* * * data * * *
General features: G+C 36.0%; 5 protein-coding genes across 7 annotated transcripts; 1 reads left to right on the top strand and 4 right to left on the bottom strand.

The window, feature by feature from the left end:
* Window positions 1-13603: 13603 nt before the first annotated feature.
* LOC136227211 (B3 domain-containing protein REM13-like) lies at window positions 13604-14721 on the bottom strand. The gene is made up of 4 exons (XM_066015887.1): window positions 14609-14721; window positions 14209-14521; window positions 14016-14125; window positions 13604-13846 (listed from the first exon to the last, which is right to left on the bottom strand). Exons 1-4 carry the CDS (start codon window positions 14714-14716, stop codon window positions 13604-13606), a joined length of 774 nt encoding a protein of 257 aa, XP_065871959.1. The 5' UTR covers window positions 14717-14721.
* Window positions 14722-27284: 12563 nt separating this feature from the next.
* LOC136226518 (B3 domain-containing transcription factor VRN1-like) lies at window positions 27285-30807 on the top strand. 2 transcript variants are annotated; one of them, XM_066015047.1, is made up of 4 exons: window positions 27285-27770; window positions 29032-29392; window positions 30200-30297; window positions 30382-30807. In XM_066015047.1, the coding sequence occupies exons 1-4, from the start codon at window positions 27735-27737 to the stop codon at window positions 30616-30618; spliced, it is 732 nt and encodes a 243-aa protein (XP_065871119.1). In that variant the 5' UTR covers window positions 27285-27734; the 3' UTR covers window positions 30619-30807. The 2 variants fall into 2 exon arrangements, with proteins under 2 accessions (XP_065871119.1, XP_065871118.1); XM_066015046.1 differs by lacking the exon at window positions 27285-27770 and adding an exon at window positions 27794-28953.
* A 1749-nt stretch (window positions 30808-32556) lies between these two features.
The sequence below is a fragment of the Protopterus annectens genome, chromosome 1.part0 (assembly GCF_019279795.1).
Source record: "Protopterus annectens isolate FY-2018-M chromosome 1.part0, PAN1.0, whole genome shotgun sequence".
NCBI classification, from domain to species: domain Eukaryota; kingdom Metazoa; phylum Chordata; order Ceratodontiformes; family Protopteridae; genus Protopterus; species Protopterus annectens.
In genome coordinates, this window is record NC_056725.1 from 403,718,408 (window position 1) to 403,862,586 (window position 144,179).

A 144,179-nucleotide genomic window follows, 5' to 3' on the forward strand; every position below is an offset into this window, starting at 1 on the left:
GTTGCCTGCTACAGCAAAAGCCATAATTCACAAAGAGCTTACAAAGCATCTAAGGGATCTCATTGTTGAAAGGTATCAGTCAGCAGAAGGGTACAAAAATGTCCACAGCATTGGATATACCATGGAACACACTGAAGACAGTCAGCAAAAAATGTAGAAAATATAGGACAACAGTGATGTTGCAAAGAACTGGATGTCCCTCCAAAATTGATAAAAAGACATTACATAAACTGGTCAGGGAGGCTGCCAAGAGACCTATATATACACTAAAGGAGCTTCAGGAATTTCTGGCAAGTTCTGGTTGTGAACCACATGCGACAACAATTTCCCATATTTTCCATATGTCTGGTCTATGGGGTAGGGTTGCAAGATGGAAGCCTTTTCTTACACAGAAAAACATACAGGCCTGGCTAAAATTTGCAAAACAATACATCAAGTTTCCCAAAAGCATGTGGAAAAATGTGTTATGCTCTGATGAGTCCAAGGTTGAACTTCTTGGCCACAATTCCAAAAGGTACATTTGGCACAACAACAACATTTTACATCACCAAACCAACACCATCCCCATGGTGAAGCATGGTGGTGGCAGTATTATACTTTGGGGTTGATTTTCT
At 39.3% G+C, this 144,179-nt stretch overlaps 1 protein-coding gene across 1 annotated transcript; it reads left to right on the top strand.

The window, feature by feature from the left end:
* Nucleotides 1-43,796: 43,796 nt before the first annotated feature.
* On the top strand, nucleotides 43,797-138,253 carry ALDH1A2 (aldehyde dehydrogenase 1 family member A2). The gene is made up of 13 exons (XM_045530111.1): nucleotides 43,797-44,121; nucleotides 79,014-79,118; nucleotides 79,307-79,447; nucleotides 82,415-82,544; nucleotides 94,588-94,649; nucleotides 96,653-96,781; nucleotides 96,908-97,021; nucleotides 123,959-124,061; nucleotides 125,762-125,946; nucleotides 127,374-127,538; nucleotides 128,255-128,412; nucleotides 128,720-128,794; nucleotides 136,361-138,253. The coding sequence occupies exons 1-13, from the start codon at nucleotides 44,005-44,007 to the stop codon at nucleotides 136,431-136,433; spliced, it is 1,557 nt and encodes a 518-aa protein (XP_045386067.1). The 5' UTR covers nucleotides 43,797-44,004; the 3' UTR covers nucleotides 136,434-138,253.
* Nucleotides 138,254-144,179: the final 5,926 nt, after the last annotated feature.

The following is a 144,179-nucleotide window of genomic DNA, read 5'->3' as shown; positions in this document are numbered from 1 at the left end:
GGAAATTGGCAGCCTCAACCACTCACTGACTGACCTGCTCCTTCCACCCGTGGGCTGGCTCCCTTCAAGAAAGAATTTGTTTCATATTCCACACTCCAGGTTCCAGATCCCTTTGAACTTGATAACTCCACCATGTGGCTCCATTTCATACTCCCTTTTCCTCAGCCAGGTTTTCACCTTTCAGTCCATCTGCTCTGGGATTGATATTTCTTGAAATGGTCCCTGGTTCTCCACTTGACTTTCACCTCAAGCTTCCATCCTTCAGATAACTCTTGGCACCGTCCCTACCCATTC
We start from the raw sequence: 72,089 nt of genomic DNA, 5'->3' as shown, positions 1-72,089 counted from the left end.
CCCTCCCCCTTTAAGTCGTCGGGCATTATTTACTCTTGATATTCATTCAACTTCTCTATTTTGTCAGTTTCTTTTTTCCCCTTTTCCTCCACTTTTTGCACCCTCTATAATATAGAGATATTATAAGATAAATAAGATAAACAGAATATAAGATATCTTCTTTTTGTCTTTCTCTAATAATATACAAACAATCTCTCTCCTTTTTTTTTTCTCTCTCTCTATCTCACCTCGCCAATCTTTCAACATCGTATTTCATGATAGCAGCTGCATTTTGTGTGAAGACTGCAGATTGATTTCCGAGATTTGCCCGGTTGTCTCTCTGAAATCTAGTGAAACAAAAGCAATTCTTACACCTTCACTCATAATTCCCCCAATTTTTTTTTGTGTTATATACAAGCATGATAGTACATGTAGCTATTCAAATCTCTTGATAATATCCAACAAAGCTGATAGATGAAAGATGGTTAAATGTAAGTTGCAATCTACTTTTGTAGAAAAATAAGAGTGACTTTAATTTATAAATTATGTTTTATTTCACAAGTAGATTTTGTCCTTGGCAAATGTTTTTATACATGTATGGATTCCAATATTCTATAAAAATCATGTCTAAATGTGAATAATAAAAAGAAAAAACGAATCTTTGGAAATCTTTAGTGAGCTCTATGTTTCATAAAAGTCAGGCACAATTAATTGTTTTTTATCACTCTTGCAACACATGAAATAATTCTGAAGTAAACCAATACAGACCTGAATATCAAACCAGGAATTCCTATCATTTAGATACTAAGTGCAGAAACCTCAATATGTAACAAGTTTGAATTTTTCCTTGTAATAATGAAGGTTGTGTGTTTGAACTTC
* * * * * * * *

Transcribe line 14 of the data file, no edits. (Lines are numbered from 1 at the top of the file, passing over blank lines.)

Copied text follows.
At 39.3% G+C, this 144,179-nt stretch overlaps 1 protein-coding gene across 1 annotated transcript; it reads left to right on the top strand.